The Edison Family and WWI
The war also had a profound effect on Edison's family. His eldest daughter Marion had been living in Germany since the 1890s with her husband Oscar Oeser, an officer of the Imperial German Army. After the United States declared war on Germany, she found herself trapped behind enemy lines and fled to Switzerland. Her marriage to Oscar, already strained by the war, deteriorated even further in 1919 when she discovered that he was having an affair with a waitress from a local bierhaus. They divorced two years later. While Marion's husband was fighting on the German side, her brother William joined the U.S. Army at the age of thirty-nine and served in France as a sergeant in the recently established Tank Corps.
The war also affected the lives of Edison's children from his second marriage to Mina Miller. In June 1916, their eldest son Charles took over the management of the Edison companies, as his father found himself increasingly preoccupied with his chemical plants and his wartime research. Together with Mark M. Jones, the director of personnel, Charles initiated a series of innovations that put Edison Industries on the cutting edge of the modern management movement. Charles also played the leading role in the campaign to persuade the workers of Edison Industries to purchase war bonds. By the time the last of the five Liberty Loan drives had ended in May 1919, the approximately 10,000 workers at Edison Industries had contributed more than $4 million to war-related causes.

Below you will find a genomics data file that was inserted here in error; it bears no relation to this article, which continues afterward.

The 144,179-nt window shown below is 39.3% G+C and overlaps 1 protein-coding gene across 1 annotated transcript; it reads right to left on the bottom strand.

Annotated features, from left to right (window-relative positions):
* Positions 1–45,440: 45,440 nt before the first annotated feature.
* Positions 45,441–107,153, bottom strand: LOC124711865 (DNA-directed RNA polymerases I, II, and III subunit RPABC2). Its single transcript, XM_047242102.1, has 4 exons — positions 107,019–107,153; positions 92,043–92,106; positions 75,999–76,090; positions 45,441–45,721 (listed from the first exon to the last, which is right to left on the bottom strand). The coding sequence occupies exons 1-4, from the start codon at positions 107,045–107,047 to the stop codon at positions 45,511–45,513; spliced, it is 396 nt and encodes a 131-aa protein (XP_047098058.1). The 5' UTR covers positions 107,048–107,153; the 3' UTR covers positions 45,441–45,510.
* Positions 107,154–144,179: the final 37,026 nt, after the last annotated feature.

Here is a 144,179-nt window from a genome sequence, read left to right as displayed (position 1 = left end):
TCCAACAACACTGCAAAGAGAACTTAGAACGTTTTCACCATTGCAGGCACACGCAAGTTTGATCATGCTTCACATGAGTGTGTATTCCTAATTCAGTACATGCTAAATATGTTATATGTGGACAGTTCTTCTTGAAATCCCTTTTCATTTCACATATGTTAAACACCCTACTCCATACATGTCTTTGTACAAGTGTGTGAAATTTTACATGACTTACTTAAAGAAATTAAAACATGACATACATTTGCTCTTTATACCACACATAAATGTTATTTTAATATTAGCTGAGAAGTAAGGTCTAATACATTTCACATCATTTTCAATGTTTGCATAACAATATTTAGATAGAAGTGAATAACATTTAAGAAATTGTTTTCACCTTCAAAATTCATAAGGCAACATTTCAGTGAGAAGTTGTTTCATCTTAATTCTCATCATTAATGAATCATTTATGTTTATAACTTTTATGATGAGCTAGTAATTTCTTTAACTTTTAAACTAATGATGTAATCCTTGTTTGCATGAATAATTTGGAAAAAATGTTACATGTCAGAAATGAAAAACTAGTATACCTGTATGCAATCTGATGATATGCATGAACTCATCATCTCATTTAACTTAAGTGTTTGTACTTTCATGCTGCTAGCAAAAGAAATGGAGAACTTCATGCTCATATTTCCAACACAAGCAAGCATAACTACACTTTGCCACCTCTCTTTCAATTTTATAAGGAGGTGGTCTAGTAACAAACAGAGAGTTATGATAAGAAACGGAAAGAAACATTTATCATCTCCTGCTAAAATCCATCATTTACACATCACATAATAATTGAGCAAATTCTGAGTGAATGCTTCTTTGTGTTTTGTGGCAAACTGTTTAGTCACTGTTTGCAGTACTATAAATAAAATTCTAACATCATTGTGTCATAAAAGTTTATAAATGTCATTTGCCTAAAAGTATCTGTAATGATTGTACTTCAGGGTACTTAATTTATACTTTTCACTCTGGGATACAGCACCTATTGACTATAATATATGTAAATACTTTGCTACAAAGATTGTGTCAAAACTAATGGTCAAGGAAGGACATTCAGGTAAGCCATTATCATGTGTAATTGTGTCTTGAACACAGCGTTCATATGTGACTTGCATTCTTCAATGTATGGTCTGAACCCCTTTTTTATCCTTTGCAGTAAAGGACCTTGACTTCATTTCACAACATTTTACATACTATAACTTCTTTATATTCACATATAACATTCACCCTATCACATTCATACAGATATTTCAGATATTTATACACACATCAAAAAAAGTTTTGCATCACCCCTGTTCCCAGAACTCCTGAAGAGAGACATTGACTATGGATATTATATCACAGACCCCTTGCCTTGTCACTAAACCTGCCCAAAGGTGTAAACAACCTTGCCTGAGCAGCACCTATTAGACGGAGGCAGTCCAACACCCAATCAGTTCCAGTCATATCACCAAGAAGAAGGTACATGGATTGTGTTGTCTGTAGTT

|Buy Liberty Bonds! Build More Batteries!||Edison Batteries put the "pep" in industrial trucks.||Your part in the war-Make batteries for the boys in France.||Industrial trucks equipped with Edison Batteries in big munitions plant in England. Note the women drivers.|
Charles's eighteen-year-old brother, Theodore, was eager to join the army when the United States entered the war. Remembering the fate of her brother Theodore, who was killed in the Spanish-American War, Mina Edison dissuaded her son from enlisting, and he spent the war on his father's research staff conducting military experiments in West Orange and on an island in the Florida Keys. Six weeks before the outbreak of war in Europe, Madeleine Edison, the oldest child of Thomas and Mina, married John Eyre Sloane of South Orange. Sloane spent most of the war in Washington, D.C., as an officer in the U.S. Signal Corps. Madeleine joined her husband in the nation's capital in October 1917 but returned to West Orange the following April to give birth to her second son. Thomas Edison, still conducting experiments at Key West, was not present to celebrate the birth of his second grandchild, John Edison (Jack) Sloane, on April 21, 1918.